A close look at the traffic flows through the cities

A close look at the traffic flows through the cities

There are so many ways to cut back on emissions. One highly efficient way is to arrange for traffic to flow more smoothly. Since 2010, the Volkswagen Group has been working together with the Karlsruhe Institute of Technology (KIT) on achieving this goal.

Managing traffic flows is a key issue both in huge megalopolises as well as in smaller towns and cities, where populations are nevertheless increasing. The Volkswagen Group is working alongside various experts to conduct research on future urban mobility, using an empirical approach. What might sound cryptic has a huge relevance to practice, as it addresses a large number of everyday questions relating to one and the same topic: Where, why and how do people move around their city? How do employees travel to the company they work at every day and return home – after stopping to do the shopping – in the evening? Where do pensioners go to shop, and how often do they do so over the course of a week? Where do “night-owl” students go to enjoy a city’s nightlife, and how to they get to bars and parties? What means of transport do parents use to bring their children to a day care centre – and when do they pick them up again?

From information to traffic planning

The scientists working with Peter Vortisch, Professor for Transport Studies at the KIT, are collecting this kind of information, asking people from 2,000 households detailed questions every year to obtain representative results. Individual traffic usage patterns are fed into computer-based models, which calculate several different variants for traffic planning, and filter out the best ones. And ideally, when these ideas are implemented by the municipalities, they result in optimal transport services and better connections. And that ultimately saves time, land resources, and fuel. “All research projects are highly dynamic”, says Peter Vortisch. “New driver assistance systems, automatic driving, car-sharing models and many other factors result in rapidly changing conditions.”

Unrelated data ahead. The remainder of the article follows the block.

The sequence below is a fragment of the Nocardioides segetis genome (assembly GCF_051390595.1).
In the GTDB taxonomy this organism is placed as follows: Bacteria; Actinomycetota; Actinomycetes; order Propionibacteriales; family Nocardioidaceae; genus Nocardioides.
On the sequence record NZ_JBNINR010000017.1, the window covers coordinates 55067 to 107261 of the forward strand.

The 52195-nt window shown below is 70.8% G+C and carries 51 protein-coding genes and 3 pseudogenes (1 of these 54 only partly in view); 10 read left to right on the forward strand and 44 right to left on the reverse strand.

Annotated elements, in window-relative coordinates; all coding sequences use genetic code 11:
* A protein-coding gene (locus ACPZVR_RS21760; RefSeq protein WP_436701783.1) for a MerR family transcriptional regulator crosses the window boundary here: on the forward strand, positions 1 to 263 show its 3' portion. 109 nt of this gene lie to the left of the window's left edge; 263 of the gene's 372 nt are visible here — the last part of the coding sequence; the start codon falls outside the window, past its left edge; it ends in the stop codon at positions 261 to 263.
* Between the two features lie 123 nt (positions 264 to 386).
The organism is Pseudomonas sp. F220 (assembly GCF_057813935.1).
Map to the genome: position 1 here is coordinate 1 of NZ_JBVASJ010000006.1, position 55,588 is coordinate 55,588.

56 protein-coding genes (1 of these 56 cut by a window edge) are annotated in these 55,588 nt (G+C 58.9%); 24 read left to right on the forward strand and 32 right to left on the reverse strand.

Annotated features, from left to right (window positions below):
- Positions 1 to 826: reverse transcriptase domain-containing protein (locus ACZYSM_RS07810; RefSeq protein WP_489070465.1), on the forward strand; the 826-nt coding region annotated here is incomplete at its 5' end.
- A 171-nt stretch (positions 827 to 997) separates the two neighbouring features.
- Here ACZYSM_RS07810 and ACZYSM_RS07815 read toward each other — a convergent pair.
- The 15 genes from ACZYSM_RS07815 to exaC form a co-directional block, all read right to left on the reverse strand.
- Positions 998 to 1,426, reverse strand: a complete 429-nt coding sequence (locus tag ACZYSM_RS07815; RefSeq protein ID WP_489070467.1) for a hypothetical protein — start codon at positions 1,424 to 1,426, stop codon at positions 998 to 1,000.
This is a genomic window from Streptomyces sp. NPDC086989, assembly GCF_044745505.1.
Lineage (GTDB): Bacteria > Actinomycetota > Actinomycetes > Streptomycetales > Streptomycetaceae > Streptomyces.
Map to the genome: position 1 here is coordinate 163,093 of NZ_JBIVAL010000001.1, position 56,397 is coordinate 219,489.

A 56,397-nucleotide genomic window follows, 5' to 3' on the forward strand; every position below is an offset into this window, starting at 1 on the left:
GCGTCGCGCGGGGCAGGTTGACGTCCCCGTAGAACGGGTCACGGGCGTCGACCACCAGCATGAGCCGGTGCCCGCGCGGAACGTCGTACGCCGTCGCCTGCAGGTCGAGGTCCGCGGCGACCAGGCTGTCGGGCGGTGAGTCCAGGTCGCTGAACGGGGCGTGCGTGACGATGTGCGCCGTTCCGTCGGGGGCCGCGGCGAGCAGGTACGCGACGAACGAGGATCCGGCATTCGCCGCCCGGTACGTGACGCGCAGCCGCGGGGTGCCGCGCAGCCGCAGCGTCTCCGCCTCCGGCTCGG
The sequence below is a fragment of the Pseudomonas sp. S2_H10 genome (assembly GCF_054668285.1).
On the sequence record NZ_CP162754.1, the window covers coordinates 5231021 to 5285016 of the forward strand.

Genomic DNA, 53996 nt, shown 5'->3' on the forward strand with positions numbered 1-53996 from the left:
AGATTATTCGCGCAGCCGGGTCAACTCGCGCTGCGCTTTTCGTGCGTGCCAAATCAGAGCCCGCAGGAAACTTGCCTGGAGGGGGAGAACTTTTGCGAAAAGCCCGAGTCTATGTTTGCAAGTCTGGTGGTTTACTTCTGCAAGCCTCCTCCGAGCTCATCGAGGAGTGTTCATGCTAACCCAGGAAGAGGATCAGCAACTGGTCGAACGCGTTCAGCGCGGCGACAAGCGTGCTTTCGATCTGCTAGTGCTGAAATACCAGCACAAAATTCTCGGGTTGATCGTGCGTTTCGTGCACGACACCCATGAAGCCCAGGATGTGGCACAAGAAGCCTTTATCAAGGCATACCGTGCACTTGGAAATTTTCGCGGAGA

Traffic engineering

Another main emphasis of the research by the Volkswagen Group is on the area of traffic engineering. Intersections need to be designed to allow as many cars, bicycles, buses, trams and pedestrians to cross them within the shortest possible time. The better, faster and more effectively they function, the fewer congested intersections there are, and the more fuel that can be saved. Private passenger vehicle usage is far from becoming obsolete. This is because all modes of transport, including buses and trains, have long since reached their capacity limits – and in some places, are already exceeding them. Urban infrastructure is not growing adequately to satisfy the increasing demand resulting from the constant influx of new inhabitants. This is affecting both local public transport and individual means of transport.

The role of the automobile

Despite the creation of new infrastructure, public transport will still not be in a position to solely meet all of the transport requirements that people will have in the future. For this reason, it is necessary to give greater consideration to the role that automobiles will play in traffic: they will need to be more environmentally friendly, safer and more efficient, and to minimise its negative effects, or even eliminate them altogether. For Hans-Jürgen Stauss, Head of the Environment and Mobility Division at the Volkswagen Group, the cars of the future won’t be driving into intersections at 50 km/h anymore, but rather at 30 km/h if it means they can go through the intersection without delay, allowing start-and-stop traffic to be avoided altogether, thus saving fuel. – Volkswagen AG 

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